Certainly not Rafael Brochado or Guillaume Bailey, two recent graduates from Florida Interactive Entertainment Academy (FIEA). But more importantly, the kids who are playing their game, Tablecraft, agree with them.
Born from a video game prototype assignment, Tablecraft transforms middle-school chemistry from a tedious exercise in studying periodic tables into a thoroughly immersive adventure.
The game utilizes Virtual Reality (VR) technology, putting students literally inside of their own virtual labs. And once inside, they can learn about the periodic table, perform their own experiments, and even learn about things like subatomic particles and radioactive decay.
Happily entrenched within an immersive VR world, kids explore and feel a bit like mad scientists, while education cleverly sneaks into their brains as if it had been downloaded from the Matrix. “I love the idea of innovation, and anything you can do to reach kids where they are at is important. And right now, VR is where they are at,” says Cady Brewer, a science teacher at Lake Highland Preparatory School; she has used Tablecraft with her students for the last two years.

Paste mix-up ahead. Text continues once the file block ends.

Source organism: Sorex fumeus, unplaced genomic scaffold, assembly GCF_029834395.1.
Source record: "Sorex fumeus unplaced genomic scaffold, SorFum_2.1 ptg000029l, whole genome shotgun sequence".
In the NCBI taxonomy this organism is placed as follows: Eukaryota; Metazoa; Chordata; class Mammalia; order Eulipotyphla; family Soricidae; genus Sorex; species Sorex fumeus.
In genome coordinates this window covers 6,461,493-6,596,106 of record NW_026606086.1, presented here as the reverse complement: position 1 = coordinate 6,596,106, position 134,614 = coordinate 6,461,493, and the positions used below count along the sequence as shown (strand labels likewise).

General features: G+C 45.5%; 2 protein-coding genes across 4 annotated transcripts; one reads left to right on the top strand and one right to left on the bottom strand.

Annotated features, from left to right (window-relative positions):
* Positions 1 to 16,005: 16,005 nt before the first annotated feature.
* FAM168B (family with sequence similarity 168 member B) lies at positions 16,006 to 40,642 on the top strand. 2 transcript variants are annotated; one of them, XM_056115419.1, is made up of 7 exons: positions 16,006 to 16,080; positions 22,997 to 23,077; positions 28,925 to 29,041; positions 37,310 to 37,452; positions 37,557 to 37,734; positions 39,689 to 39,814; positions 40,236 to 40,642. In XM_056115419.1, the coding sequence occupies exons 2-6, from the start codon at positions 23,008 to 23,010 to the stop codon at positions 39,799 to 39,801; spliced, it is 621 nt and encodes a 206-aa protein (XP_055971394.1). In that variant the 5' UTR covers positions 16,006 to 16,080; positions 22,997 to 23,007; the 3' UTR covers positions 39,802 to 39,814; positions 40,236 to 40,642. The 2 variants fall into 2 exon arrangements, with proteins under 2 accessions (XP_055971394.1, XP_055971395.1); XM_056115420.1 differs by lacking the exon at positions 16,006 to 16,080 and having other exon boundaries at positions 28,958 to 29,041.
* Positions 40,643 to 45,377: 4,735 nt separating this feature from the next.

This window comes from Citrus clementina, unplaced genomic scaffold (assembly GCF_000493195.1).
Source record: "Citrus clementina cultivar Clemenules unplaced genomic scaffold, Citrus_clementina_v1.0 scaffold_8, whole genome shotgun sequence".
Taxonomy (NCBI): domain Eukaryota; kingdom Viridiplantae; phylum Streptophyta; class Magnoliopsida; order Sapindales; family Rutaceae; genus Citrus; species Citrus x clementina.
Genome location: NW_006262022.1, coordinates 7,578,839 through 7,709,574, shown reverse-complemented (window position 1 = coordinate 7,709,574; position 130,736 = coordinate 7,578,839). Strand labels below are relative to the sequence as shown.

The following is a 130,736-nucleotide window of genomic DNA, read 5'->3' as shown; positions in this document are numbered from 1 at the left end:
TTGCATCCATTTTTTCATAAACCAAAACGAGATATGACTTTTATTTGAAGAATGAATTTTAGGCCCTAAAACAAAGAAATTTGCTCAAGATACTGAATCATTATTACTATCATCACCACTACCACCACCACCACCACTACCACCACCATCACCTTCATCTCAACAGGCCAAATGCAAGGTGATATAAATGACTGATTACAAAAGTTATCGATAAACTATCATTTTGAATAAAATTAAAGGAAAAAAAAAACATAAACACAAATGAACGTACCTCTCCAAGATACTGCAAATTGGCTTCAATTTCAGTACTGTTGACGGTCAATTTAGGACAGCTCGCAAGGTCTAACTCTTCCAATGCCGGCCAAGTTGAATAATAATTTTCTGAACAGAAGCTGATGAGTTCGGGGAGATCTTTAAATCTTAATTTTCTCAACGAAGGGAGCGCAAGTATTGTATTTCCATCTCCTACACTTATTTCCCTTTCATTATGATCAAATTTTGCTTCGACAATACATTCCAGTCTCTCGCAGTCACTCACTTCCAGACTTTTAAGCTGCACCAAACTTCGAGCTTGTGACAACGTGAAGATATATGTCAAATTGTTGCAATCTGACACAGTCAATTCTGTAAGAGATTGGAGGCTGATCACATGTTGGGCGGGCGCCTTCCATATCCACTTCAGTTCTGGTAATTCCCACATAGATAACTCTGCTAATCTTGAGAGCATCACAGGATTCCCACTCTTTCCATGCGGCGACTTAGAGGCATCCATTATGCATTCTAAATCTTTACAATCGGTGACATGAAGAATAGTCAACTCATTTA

Funded by a $225,000 grant from National Science Foundation (NSF), and in collaboration with experts in pedagogy, Brochado and Bailey have found the sweet spot between the magic of video game engagement and the foundational learning techniques that educators instill in their students. They’ve leveraged their passion into their own company, Not Suspicious, LLC, and are well on their way to becoming a household name among educators.
Even more exciting, the NSF is considering a subsequent funding award of $800,000. By 2020, students will have access to a free Android/iOS Tablecraft app that will allow them to explore the virtual labs of other students who are using the VR version, see each other’s statistics, and leave messages.
Tablecraft checks all the boxes. It engages students, inspires collaboration and exploration, and most importantly, makes learning fun.